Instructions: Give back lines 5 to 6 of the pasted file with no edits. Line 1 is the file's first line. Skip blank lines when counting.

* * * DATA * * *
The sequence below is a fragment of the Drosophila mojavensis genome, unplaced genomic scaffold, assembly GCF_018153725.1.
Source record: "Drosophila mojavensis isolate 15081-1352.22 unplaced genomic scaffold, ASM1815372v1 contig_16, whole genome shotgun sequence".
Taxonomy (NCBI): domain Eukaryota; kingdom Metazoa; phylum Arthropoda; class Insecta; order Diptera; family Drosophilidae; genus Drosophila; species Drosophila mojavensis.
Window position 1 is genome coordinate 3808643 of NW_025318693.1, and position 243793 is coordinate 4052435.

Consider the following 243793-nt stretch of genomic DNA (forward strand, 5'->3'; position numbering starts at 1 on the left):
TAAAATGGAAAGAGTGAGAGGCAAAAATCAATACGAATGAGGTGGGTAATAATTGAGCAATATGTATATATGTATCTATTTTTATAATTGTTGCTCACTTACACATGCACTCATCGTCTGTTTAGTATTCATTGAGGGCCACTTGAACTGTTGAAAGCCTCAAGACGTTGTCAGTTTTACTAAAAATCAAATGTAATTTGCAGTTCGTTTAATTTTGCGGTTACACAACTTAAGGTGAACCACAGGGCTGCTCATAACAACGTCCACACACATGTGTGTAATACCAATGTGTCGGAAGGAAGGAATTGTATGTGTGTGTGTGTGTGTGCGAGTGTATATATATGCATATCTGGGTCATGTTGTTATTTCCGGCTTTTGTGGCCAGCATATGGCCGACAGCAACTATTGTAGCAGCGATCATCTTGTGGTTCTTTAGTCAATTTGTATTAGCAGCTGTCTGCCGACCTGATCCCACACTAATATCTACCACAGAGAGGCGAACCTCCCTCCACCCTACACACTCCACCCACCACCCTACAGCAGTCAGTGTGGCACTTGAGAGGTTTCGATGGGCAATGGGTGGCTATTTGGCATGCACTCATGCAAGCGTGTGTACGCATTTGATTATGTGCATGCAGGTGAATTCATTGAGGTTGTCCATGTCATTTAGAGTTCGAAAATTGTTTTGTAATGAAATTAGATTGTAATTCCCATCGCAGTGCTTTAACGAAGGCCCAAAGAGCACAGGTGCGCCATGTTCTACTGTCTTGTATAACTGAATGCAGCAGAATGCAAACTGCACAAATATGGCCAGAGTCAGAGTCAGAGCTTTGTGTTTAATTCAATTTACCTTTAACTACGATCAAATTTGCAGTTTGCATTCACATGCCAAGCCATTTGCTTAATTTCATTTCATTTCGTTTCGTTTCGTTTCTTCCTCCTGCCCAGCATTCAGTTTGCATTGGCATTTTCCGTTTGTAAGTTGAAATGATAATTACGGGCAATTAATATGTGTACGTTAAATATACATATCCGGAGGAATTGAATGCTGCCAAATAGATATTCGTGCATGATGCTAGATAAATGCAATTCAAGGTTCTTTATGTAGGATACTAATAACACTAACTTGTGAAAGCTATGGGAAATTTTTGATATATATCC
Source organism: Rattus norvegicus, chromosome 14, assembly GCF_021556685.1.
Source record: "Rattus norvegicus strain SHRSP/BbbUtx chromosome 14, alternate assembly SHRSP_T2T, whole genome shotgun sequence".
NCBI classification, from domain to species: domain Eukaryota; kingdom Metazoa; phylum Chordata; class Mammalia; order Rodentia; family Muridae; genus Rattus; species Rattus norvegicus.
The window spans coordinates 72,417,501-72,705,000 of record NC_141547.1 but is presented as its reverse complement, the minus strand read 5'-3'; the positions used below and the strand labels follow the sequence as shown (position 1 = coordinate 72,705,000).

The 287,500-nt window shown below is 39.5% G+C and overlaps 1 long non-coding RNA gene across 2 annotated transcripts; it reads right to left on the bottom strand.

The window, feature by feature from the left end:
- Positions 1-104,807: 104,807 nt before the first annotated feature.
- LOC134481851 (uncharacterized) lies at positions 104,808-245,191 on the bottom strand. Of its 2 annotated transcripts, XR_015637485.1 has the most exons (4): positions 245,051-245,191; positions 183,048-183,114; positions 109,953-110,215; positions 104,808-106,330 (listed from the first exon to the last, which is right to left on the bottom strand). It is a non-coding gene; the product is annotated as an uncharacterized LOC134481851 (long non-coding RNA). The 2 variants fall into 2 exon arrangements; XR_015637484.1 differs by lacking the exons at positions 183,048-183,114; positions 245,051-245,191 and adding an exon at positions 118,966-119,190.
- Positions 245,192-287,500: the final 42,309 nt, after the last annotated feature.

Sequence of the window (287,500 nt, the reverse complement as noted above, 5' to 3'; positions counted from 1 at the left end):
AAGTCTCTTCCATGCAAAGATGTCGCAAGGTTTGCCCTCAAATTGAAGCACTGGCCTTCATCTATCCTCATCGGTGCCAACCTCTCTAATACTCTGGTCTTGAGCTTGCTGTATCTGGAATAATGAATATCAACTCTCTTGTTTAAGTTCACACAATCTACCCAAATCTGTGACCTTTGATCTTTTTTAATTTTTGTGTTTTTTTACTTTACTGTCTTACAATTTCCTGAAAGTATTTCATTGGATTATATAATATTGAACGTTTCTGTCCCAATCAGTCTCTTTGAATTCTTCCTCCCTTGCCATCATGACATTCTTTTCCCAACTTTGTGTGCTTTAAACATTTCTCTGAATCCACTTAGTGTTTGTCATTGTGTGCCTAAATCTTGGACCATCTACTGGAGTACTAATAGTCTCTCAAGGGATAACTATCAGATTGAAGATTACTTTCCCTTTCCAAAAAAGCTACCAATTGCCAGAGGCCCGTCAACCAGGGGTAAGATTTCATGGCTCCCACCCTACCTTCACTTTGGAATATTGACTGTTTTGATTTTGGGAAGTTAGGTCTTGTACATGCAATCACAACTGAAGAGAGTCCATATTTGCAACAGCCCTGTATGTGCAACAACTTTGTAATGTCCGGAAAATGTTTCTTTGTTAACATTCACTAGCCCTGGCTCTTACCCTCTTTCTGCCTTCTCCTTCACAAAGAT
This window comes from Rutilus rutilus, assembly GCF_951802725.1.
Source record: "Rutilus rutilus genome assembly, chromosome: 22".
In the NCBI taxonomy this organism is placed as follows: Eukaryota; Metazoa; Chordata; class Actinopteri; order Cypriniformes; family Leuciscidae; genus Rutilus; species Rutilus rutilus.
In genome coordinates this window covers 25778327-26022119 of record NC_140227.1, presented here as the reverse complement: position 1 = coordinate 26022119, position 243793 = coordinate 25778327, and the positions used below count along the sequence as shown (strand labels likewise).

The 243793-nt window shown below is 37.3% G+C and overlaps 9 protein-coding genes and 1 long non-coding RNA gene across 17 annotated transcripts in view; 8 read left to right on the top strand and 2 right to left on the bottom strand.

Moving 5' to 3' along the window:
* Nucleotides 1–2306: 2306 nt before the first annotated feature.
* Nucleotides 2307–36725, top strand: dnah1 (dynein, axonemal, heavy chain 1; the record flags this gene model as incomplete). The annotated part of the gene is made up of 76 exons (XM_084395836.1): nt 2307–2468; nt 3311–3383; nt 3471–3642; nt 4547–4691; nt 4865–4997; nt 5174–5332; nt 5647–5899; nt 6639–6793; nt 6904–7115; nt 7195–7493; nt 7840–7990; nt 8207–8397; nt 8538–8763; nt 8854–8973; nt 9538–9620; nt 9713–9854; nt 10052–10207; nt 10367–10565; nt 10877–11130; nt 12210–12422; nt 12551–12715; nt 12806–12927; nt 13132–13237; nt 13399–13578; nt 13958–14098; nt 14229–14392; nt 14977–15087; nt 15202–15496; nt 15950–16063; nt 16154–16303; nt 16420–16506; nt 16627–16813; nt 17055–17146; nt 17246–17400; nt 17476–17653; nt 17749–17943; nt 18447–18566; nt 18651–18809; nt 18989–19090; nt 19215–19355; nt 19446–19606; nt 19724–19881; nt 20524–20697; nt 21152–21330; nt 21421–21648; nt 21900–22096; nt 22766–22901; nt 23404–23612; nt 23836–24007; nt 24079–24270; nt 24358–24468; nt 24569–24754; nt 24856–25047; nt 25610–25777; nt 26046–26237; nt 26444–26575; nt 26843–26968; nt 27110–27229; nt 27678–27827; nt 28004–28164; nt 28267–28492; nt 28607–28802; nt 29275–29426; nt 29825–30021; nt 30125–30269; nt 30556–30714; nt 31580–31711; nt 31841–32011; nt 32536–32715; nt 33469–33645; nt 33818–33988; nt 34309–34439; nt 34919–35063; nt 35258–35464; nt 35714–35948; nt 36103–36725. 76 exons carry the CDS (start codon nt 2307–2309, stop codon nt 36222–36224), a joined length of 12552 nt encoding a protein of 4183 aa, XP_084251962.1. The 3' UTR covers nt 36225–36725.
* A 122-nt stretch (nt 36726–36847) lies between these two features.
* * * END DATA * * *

Consider the following 243793-nt stretch of genomic DNA (forward strand, 5'->3'; position numbering starts at 1 on the left):
TAAAATGGAAAGAGTGAGAGGCAAAAATCAATACGAATGAGGTGGGTAATAATTGAGCAATATGTATATATGTATCTATTTTTATAATTGTTGCTCACTTACACATGCACTCATCGTCTGTTTAGTATTCATTGAGGGCCACTTGAACTGTTGAAAGCCTCAAGACGTTGTCAGTTTTACTAAAAATCAAATGTAATTTGCAGTTCGTTTAATTTTGCGGTTACACAACTTAAGGTGAACCACAGGGCTGCTCATAACAACGTCCACACACATGTGTGTAATACCAATGTGTCGGAAGGAAGGAATTGTATGTGTGTGTGTGTGTGTGCGAGTGTATATATATGCATATCTGGGTCATGTTGTTATTTCCGGCTTTTGTGGCCAGCATATGGCCGACAGCAACTATTGTAGCAGCGATCATCTTGTGGTTCTTTAGTCAATTTGTATTAGCAGCTGTCTGCCGACCTGATCCCACACTAATATCTACCACAGAGAGGCGAACCTCCCTCCACCCTACACACTCCACCCACCACCCTACAGCAGTCAGTGTGGCACTTGAGAGGTTTCGATGGGCAATGGGTGGCTATTTGGCATGCACTCATGCAAGCGTGTGTACGCATTTGATTATGTGCATGCAGGTGAATTCATTGAGGTTGTCCATGTCATTTAGAGTTCGAAAATTGTTTTGTAATGAAATTAGATTGTAATTCCCATCGCAGTGCTTTAACGAAGGCCCAAAGAGCACAGGTGCGCCATGTTCTACTGTCTTGTATAACTGAATGCAGCAGAATGCAAACTGCACAAATATGGCCAGAGTCAGAGTCAGAGCTTTGTGTTTAATTCAATTTACCTTTAACTACGATCAAATTTGCAGTTTGCATTCACATGCCAAGCCATTTGCTTAATTTCATTTCATTTCGTTTCGTTTCGTTTCTTCCTCCTGCCCAGCATTCAGTTTGCATTGGCATTTTCCGTTTGTAAGTTGAAATGATAATTACGGGCAATTAATATGTGTACGTTAAATATACATATCCGGAGGAATTGAATGCTGCCAAATAGATATTCGTGCATGATGCTAGATAAATGCAATTCAAGGTTCTTTATGTAGGATACTAATAACACTAACTTGTGAAAGCTATGGGAAATTTTTGATATATATCC